Letter of Intent

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When potential sellers and buyers are contemplating entering into a business sale and purchase transaction, initial considerations may involve key terms such as the purchase price, payment terms and deal structure as an asset or share purchase, etc.

When discussions and negotiations become serious, such key terms may be documented in an agreement called ‘Letter of Intent’ (sometimes referred to as a ‘Memorandum of Understanding’). The Letter of Intent establishes fundamental terms of the transaction.

The purpose of the Letter of Intent is to:
Establish key terms prior to drafting the complex or extensive definitive Sale and Purchase Agreement
Document the commencement of negotiations between parties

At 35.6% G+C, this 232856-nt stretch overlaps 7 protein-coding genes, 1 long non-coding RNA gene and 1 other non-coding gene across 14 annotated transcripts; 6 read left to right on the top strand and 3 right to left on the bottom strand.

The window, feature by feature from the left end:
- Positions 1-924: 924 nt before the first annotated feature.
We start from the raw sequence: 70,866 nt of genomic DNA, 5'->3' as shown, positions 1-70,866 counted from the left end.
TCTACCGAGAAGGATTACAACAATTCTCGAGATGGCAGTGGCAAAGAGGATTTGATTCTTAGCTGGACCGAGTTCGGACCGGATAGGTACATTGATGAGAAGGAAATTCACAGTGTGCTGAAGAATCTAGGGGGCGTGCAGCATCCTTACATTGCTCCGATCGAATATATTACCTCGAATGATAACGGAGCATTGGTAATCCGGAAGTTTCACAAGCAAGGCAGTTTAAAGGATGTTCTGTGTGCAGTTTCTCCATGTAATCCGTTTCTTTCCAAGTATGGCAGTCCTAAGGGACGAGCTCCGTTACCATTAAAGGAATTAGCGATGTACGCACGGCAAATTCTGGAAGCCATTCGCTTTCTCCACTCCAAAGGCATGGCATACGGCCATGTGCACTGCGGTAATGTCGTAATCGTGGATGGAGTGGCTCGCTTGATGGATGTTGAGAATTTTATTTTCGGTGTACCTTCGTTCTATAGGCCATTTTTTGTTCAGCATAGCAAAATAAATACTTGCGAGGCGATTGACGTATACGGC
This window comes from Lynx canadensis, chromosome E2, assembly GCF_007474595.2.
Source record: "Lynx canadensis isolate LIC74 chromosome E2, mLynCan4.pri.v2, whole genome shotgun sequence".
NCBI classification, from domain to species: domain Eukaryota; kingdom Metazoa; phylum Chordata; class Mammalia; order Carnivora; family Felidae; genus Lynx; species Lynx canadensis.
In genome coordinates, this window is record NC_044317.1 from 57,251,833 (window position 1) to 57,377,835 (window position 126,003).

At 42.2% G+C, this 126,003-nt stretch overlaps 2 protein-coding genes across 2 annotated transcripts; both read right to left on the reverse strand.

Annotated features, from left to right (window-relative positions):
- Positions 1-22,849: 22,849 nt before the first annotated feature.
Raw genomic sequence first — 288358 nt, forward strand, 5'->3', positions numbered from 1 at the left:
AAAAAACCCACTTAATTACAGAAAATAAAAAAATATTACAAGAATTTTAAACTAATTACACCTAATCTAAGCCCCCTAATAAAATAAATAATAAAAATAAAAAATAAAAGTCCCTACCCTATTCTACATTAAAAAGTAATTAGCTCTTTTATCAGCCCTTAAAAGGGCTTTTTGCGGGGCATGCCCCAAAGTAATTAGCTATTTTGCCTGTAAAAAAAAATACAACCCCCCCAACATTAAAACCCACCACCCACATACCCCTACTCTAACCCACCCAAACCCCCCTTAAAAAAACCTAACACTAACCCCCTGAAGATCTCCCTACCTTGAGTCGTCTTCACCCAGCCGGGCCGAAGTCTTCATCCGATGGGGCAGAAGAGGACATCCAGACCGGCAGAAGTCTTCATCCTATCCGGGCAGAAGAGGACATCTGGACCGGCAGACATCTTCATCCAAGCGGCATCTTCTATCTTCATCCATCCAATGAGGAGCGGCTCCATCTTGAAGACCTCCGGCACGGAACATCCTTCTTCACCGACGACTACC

Prevent Seller from entertaining other offers
Provide safeguards in case deal collapses during negotiations
Generally attempt to bind party to certain terms prior to completion of transaction (eg non-disclosure or non-solicitation agreement)
Although terms of the Letter of Intent may be binding or non-binding, the Ontario courts view the Letter of Intent as serious intention of the parties to contract. The parties should exercise good faith with a view to honouring the contract.

The law firm Landmark Law Professional Corporation may assist with your ongoing business legal needs.

Disclaimer: This article does not contain legal advice and only provides general information. It is not intended to replace advice from a qualified legal professional and should not be relied upon to make decisions. In all cases, contact your legal professional for advice on any matter referenced in this article before making decisions. Use of this article does not establish a lawyer-client relationship.

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Winnie J Luk, BA, JD, MBA, founder of Landmark Law, is a seasoned Ontario lawyer practicing in Wills and Estates, Real Estate, and Business Law and frequent speaker of free legal education seminar.